Fun with correlations

Fergus is interested in the effects of El Nino on sea ice. So I looked at At first I thought it didn’t have sea ice, and it doesn’t in the indices, but it does have in the monthly data, which you can average. And then end up with:


The shows Arctic sea ice correlated to SST over the sea. I used the Reynolds SST, so its 1982-2008. Oddly enough, more sea ice makes it colder in the Arctic. More interestingly, this applies to the Atlantic, but much less to the Pacific, though there is some effect (but outside Nino 3.4?). This is all months, as I failed to persuade it to do just September.

Though if you’re interested in the monthly anomaly plots, it will do them: click here. Very nice.

I’ve just realised that sea ice against Nino 3.4 is probably more interesting, in principle. Here it is:


Hmm, needs more work. Fergus asks, what about a 6 month lag? Not done: an exercise for the reader. The site supports it.

Disclaimer: I’m only playing.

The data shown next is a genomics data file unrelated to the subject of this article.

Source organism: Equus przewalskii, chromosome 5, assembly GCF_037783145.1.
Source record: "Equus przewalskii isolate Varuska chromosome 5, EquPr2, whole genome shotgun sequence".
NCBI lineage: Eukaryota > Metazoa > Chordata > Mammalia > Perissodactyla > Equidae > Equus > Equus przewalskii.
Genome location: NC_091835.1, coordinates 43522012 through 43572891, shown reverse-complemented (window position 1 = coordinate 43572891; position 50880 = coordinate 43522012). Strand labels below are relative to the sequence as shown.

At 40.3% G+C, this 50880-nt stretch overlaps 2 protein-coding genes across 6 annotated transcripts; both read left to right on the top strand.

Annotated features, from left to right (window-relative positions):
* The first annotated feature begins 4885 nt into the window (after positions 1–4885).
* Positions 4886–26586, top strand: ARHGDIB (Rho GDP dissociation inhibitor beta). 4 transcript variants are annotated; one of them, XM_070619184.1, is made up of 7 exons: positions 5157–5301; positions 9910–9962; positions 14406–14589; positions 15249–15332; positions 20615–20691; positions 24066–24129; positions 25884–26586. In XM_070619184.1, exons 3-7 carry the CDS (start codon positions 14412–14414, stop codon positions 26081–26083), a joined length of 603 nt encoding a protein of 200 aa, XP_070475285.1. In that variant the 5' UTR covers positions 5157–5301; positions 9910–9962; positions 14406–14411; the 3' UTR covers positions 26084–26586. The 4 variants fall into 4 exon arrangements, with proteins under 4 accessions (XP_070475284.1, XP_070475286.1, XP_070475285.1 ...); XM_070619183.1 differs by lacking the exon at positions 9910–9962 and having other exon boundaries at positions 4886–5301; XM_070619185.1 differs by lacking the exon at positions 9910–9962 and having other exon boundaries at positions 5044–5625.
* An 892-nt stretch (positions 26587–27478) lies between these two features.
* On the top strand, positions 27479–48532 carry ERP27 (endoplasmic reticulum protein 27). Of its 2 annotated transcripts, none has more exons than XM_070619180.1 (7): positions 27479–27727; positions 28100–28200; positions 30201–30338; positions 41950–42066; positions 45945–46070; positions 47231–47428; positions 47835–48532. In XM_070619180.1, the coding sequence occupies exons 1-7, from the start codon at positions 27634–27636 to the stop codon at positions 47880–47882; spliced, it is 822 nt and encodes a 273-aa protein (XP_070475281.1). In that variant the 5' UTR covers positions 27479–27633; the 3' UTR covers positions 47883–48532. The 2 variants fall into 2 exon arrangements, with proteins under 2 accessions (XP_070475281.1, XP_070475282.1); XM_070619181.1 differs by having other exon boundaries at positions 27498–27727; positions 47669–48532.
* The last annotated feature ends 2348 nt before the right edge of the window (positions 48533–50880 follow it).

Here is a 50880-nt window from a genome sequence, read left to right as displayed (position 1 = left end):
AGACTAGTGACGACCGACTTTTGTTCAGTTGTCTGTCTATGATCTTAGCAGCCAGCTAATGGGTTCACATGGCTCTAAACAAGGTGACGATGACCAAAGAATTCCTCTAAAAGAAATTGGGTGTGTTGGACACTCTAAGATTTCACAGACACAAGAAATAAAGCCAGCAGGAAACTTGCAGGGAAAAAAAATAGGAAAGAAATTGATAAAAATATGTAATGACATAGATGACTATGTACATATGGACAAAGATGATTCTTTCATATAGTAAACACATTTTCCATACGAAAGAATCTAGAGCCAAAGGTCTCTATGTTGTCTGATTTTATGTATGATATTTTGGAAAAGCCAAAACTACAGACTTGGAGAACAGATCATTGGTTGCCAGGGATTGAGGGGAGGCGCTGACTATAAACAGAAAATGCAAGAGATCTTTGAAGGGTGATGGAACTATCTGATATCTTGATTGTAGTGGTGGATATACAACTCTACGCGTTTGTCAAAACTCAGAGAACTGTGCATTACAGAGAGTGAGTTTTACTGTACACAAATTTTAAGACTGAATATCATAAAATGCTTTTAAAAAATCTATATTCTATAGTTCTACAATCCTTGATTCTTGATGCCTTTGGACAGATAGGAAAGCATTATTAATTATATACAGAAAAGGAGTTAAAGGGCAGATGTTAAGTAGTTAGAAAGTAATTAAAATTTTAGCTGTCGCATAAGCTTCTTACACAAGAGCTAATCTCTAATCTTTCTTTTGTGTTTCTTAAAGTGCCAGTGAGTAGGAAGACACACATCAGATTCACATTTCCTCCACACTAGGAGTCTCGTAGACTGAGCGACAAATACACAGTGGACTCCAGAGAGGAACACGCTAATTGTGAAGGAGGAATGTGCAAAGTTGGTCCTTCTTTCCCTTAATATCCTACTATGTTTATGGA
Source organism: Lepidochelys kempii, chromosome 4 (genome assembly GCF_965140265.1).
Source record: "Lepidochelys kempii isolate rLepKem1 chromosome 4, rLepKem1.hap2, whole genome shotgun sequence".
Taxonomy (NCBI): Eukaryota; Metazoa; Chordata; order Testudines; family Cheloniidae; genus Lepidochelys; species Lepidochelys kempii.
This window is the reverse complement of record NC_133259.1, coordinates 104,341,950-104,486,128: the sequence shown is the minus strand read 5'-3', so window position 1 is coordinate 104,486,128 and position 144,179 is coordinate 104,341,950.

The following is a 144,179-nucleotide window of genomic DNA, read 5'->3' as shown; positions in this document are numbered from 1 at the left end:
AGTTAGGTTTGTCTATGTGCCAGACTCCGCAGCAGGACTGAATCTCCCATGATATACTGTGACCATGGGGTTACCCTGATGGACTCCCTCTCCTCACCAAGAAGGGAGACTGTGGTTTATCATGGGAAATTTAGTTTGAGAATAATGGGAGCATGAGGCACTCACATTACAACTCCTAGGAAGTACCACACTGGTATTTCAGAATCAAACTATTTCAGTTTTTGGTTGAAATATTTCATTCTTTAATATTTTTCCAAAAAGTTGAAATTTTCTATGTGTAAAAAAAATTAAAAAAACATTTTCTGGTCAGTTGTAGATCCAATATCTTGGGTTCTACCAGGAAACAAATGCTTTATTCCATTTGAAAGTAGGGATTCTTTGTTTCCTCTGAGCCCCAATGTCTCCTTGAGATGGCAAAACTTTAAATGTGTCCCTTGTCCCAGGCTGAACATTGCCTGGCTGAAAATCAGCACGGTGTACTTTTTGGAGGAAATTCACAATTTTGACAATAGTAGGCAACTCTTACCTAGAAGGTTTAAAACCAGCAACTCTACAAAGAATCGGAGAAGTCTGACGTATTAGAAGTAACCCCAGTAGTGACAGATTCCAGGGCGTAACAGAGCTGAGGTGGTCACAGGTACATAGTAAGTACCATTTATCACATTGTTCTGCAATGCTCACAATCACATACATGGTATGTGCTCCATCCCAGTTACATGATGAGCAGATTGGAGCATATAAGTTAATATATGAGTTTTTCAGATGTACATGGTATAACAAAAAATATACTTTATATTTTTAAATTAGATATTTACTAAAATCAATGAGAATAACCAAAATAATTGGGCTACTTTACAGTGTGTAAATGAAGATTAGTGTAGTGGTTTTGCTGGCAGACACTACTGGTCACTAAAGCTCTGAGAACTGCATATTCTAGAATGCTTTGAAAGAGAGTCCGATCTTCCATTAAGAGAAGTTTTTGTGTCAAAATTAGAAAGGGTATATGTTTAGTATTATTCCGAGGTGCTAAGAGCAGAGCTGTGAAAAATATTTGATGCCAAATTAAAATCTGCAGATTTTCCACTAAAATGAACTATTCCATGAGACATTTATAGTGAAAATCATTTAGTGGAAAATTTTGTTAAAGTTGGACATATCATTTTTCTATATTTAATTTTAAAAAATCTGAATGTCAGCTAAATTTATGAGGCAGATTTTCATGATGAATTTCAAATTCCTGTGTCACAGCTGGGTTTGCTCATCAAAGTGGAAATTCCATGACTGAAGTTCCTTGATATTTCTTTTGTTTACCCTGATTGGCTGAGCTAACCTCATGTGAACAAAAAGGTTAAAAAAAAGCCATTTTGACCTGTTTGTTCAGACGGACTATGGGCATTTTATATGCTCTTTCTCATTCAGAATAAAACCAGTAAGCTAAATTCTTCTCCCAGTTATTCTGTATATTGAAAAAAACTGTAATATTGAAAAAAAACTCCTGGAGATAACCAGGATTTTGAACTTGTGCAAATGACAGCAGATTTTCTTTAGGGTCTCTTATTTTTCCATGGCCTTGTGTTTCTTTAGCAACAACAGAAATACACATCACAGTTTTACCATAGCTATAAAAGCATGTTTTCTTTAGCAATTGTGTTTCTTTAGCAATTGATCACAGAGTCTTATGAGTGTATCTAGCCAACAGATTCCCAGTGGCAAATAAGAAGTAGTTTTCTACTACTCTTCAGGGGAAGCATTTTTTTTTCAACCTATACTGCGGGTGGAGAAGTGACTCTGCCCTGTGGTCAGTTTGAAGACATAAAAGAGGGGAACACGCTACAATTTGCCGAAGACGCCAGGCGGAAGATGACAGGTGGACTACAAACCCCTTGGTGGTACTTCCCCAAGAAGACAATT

4 thoughts on “Fun with correlations”

  1. In comparing glacier mass balance measured over the last 50 years on Lemon Creek Glacier Alaska and in the North Cascades, El Nino-SOI, is the primary climate circulation indices of importance to the North Cascades of Washington, but down the list below the Arctic Oscillation for the LC Glacier near Juneau, AK. This is a local snapshot, but suggests to me that sea ice-el nino would be a weak enough link to be overshadowed by other variables. In terms of fun with correlation I related the mass balance to 10 climate indices but forgot to remove years in this least squares regression. Years came out to be the highest correlation for Lemon Creek Glacier, better than AO, PDO or SOI.


  2. Mauri: the models have limited (!) skill for ENSO projection beyond six months, so my guess is just a guess. Carrying on in the spirit of fun, can you extrapolate a trend or forecast for sea-ice progression from the Lemon Creek data?

    Of course, it’s not strictly science…


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